Displacing Petroleum-Derived Butanol with Plants
February 9, 2009
URBANA - Butanol is used in everything from brake fluid, to paint thinners, to plastics. According to a University of Illinois researcher, butanol made from plant material could displace butanol made from petroleum, just not at the fuel pump.

Hans Blaschek is a microbiologist who has been studying microorganisms that are used in fermentation processes for over 25 years. About 10 years ago, his lab at Illinois had a breakthrough with the development of a mutant strain of soil bacterium called Clostridium that produces higher concentrations of butanol when added to a vat of plant byproduct.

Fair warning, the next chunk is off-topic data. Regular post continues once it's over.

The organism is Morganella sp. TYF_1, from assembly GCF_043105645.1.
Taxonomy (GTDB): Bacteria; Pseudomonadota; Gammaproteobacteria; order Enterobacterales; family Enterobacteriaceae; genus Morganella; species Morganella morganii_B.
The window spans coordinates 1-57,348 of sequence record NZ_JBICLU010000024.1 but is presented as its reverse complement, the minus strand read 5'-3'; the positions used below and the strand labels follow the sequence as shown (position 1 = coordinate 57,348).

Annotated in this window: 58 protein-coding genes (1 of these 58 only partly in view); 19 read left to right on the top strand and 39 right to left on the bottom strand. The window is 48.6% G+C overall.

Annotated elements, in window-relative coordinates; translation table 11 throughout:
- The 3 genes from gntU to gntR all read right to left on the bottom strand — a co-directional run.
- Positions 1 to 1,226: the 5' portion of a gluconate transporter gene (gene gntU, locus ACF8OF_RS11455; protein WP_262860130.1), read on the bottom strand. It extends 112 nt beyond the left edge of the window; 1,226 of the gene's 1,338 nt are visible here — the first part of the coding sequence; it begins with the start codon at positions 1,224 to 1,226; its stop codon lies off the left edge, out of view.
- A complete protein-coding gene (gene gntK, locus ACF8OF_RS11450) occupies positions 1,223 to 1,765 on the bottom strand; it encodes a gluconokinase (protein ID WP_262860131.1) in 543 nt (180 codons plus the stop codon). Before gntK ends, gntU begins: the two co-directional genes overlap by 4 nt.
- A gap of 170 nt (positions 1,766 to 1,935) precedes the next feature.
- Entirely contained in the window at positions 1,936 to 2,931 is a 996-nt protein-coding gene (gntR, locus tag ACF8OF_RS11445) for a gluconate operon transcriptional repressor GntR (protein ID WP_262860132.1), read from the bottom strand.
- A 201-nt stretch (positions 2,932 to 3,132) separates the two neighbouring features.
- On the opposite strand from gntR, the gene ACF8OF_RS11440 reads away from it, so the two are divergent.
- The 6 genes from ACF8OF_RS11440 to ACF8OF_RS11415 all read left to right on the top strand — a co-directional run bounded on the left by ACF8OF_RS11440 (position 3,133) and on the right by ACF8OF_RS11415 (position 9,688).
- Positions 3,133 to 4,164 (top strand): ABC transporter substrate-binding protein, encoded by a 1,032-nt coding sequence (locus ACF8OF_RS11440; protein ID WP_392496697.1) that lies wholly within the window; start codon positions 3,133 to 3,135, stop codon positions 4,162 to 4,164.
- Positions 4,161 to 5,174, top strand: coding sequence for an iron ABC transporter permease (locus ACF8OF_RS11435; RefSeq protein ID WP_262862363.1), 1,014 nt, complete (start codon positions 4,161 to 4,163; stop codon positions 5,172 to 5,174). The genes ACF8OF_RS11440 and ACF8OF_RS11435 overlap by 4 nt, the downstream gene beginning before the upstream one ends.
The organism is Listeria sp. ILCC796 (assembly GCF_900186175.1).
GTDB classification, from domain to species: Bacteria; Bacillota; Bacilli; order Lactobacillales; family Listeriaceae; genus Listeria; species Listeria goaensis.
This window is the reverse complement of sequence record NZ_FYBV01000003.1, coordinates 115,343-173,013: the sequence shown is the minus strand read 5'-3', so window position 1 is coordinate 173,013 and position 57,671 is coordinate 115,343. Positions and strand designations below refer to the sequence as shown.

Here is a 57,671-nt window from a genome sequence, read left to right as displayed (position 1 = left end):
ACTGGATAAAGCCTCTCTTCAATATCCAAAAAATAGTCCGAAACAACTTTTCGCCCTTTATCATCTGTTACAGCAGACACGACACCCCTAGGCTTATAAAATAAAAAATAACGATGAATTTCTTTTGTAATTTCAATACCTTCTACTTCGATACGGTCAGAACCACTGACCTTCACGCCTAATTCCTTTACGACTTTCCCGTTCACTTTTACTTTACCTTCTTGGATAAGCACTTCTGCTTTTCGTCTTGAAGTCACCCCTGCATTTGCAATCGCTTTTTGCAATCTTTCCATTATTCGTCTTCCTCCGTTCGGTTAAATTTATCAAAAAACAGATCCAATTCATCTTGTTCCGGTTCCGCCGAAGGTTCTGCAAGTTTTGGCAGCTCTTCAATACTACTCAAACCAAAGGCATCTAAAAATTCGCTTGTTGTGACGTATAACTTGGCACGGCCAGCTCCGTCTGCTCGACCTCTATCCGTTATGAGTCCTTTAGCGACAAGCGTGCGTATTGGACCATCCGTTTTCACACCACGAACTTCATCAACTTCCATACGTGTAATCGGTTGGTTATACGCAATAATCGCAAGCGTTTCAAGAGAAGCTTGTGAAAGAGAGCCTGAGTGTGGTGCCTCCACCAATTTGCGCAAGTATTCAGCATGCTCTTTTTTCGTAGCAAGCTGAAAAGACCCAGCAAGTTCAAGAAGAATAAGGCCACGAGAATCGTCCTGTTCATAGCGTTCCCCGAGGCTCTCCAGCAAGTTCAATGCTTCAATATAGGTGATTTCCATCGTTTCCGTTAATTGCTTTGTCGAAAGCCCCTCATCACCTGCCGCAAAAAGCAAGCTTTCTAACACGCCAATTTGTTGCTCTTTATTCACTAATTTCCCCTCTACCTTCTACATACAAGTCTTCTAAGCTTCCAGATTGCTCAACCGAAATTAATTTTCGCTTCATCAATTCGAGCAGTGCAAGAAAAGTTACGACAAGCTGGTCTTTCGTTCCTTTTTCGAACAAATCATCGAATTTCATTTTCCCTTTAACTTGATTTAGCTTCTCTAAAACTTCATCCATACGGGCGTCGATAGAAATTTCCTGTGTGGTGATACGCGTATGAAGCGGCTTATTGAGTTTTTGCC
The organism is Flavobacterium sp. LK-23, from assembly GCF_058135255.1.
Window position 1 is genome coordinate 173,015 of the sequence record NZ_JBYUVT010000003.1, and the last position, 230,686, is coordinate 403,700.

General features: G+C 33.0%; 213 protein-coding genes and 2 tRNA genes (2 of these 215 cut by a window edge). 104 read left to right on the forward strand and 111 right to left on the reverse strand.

Blaschek says that although you could drive your car around with 100 percent butanol, it's about three times more valuable as a chemical than as a liquid fuel.

Recently Blaschek took his research to the genetic level, looking more closely at how the mutant strain produces higher concentrations of butanol.

He hopes that it won't be long before plant butanol can be produced on a large scale, the size of an ethanol plant.